Managers and owners of businesses are often looking for ways to motivate their employees. Incentives, such as pay raises or vacation time, are often used. Incentive Stock Options, called ISOs, are another popular option. Giving employees a chance to own stock in the company helps them feel like an integral part of the operation and can result in increased productivity. Issues arise as to whether an S corporation can issue ISOs.
S corporations are corporations that have made a formal election under the Internal Revenue Code to be taxed differently from the standard C corporation. Essentially, the tax rules allow S corporations to avoid paying taxes on corporate income. Instead, that income passes through the corporation and is reported on the shareholders personal income tax returns. In return for favorable tax status, the S corporation must meet strict rules set forth by state law and the Internal Revenue Service. S corporations can only have a limited number of shareholders (100 under the federal rules as of January 2011). Further, S corporations can only issue one class of stock.
Single-Class of Stock Rules
According to an accounting article published by the California State Polytechnic University in Pomona, all outstanding shares of stock must “confer identical rights to proceeds upon distribution and liquidation.” Frascona.com differentiates between different classes of stock. In a C corporation, classes of stock can confer rights to receive proceeds prior to holders of a different class of stock in a set up between preferred and common shares of stock. S Corporations cannot issue preferred and common stocks, but as long as they stay within the confines of the rules regarding one single class of stock, an S corporation may be able to issue incentive-like stock options.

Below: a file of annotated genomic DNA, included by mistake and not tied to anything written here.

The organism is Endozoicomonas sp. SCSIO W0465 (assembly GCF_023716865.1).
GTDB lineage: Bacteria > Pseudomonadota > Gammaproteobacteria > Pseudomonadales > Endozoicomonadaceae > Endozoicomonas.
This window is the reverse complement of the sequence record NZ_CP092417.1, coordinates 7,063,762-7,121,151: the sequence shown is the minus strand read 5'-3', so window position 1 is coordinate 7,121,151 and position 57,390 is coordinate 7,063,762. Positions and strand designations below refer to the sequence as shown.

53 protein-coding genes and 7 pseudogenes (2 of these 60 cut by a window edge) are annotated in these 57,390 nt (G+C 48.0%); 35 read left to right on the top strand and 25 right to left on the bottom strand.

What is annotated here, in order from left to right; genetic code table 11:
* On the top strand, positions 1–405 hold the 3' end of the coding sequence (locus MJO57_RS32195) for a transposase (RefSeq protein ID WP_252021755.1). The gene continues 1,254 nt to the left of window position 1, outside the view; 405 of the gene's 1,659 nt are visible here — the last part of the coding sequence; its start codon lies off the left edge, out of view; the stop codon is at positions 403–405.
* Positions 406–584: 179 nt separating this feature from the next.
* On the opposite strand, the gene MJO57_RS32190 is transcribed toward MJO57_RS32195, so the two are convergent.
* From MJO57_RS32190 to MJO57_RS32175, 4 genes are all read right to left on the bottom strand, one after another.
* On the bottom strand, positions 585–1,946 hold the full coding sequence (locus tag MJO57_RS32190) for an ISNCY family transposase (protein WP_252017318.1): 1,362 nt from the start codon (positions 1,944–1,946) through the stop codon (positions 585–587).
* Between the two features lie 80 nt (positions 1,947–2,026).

Incentive Stock Options
ISO plans must be approved by the board of directors and the shareholders of the company. The company allows employees to obtain shares of stock once they comply with the rules and regulations set forth in the company’s ISO plan. Employees holding an ISO are able to defer taxes on the shares until the shares are sold.
ISOs and S Corporations
An S corporation must abide by the relevant rules regarding the single class of stock when contemplating implementing an ISO plan. The S corporation must ensure that the ISO does not result in the corporation exceeding the number of allowable shareholders, and the shares of stock in the ISO must be identical to the stock held by the other shareholders so as not to violate the single-class of stock rule. It is better to err on the side of caution: losing S corporation status may result in retroactive taxation on corporate profits. Readers must speak to a professional in their area, such as a business attorney or certified public accountant, before issuing an ISO for their S corporation.